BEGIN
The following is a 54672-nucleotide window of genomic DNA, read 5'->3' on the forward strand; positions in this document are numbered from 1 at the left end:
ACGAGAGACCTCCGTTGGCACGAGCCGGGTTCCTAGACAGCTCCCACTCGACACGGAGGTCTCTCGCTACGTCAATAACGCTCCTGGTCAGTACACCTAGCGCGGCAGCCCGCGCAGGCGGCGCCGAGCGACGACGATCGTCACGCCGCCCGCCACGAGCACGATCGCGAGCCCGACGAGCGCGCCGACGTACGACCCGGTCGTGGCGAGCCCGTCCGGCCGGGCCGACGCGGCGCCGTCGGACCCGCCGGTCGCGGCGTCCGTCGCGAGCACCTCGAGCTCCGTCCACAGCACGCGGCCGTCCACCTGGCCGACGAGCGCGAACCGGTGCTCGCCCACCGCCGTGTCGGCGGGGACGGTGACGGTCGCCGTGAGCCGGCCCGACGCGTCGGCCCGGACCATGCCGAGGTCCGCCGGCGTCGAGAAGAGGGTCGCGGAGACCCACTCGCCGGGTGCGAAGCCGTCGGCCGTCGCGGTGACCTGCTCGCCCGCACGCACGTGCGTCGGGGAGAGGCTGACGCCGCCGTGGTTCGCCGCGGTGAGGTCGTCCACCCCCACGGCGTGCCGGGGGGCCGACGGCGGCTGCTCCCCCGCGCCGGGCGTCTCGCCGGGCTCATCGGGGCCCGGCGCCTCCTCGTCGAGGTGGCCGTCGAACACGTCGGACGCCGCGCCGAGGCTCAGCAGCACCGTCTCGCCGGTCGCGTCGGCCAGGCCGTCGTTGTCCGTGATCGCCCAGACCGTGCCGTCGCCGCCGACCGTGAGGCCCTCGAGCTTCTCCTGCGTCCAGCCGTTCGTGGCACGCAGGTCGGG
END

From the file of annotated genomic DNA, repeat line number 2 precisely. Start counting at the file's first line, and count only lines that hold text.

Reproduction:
ACGAGAGACCTCCGTTGGCACGAGCCGGGTTCCTAGACAGCTCCCACTCGACACGGAGGTCTCTCGCTACGTCAATAACGCTCCTGGTCAGTACACCTAGCGCGGCAGCCCGCGCAGGCGGCGCCGAGCGACGACGATCGTCACGCCGCCCGCCACGAGCACGATCGCGAGCCCGACGAGCGCGCCGACGTACGACCCGGTCGTGGCGAGCCCGTCCGGCCGGGCCGACGCGGCGCCGTCGGACCCGCCGGTCGCGGCGTCCGTCGCGAGCACCTCGAGCTCCGTCCACAGCACGCGGCCGTCCACCTGGCCGACGAGCGCGAACCGGTGCTCGCCCACCGCCGTGTCGGCGGGGACGGTGACGGTCGCCGTGAGCCGGCCCGACGCGTCGGCCCGGACCATGCCGAGGTCCGCCGGCGTCGAGAAGAGGGTCGCGGAGACCCACTCGCCGGGTGCGAAGCCGTCGGCCGTCGCGGTGACCTGCTCGCCCGCACGCACGTGCGTCGGGGAGAGGCTGACGCCGCCGTGGTTCGCCGCGGTGAGGTCGTCCACCCCCACGGCGTGCCGGGGGGCCGACGGCGGCTGCTCCCCCGCGCCGGGCGTCTCGCCGGGCTCATCGGGGCCCGGCGCCTCCTCGTCGAGGTGGCCGTCGAACACGTCGGACGCCGCGCCGAGGCTCAGCAGCACCGTCTCGCCGGTCGCGTCGGCCAGGCCGTCGTTGTCCGTGATCGCCCAGACCGTGCCGTCGCCGCCGACCGTGAGGCCCTCGAGCTTCTCCTGCGTCCAGCCGTTCGTGGCACGCAGGTCGGG